A while ago, we provided an update on the optical alignment of the different instruments of the JWST to its telescope, with the exception of one – the Mid-Infrared Instrument or MIRI – because of the cold temperature needed. Here is more information on how exactly it will get down to its 7 Kelvin operating temperature.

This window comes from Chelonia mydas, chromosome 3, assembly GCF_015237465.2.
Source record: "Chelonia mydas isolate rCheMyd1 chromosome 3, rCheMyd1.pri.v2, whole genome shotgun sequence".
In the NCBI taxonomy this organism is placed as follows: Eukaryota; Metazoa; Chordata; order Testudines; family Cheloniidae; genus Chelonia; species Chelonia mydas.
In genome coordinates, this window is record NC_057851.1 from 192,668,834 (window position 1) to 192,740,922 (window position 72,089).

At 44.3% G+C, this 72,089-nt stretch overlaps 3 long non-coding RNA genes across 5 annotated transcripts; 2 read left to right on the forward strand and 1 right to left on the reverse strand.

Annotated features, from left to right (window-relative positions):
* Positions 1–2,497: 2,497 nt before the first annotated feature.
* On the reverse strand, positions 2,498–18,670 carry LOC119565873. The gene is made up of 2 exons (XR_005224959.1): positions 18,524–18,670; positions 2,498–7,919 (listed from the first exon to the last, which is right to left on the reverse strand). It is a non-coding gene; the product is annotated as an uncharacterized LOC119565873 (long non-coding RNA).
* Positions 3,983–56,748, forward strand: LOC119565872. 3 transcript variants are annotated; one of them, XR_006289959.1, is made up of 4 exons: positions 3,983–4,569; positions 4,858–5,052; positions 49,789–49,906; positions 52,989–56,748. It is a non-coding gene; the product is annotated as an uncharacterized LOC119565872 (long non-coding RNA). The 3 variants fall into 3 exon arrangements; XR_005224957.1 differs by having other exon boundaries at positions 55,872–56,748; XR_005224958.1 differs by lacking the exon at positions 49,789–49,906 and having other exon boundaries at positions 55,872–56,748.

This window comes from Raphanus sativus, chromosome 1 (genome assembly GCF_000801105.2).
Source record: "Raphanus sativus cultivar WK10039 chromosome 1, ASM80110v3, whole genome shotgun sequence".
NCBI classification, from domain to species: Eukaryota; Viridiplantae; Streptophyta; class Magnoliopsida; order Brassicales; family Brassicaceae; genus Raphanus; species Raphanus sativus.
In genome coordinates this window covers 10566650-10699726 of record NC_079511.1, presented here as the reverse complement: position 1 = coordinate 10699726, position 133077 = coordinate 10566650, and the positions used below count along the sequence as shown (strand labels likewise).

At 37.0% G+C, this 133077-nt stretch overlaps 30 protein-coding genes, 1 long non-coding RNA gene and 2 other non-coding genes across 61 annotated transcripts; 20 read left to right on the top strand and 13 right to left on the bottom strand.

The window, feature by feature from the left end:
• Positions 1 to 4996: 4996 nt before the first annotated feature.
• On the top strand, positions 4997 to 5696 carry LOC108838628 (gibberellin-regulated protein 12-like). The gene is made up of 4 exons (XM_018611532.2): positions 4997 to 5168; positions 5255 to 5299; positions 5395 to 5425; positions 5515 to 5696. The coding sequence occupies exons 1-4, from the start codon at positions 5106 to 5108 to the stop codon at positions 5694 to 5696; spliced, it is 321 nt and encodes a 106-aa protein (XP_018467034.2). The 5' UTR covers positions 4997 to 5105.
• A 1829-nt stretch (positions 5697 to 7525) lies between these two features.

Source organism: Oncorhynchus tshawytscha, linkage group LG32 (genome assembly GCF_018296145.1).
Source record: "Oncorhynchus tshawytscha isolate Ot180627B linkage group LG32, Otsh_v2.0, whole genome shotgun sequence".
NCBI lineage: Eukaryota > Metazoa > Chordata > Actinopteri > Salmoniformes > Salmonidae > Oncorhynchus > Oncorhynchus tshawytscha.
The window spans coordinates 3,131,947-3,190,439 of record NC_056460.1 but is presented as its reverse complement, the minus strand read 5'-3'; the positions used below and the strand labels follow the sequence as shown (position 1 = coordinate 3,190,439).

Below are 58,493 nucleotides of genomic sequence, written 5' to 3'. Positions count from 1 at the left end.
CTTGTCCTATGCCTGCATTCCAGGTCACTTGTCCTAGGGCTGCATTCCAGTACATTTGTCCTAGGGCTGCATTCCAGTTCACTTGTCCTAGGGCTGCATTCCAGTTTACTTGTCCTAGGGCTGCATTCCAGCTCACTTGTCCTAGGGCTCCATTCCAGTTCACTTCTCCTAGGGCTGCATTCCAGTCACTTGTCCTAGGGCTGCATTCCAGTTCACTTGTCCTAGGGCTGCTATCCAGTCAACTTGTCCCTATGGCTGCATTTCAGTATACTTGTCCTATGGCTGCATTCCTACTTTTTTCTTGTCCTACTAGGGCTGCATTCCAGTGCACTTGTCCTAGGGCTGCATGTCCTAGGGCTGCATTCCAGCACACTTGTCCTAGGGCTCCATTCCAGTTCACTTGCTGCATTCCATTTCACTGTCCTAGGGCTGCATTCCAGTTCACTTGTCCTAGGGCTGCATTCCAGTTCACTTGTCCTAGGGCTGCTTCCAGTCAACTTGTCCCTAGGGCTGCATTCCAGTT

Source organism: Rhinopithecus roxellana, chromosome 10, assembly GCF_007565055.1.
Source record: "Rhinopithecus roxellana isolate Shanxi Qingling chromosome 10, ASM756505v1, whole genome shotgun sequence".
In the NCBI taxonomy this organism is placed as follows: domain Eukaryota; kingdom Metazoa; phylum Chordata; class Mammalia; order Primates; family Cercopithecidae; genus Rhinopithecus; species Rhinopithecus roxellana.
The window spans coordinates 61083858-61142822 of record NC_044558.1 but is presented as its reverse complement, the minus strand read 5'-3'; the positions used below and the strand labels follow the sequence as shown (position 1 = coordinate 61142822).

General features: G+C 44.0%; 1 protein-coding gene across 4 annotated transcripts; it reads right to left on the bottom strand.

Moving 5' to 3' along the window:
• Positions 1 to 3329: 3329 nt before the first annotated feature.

Cold helium gas has been flowing over the instrument, but that’s only enough to get it down to 15 Kelvin. To finish cooling, MIRI has its own cryocooler, which takes the helium gas and squeezes it. The gas cools as it expands out of the cooler, cooling the MIRI instrument with it. This cooling is necessary to see exoplanets with temperatures thought to be similar to Earth. MIRI has four coronagraphs to precisely separate these planets from their host stars and characterize their atmospheres’ chemical makeup.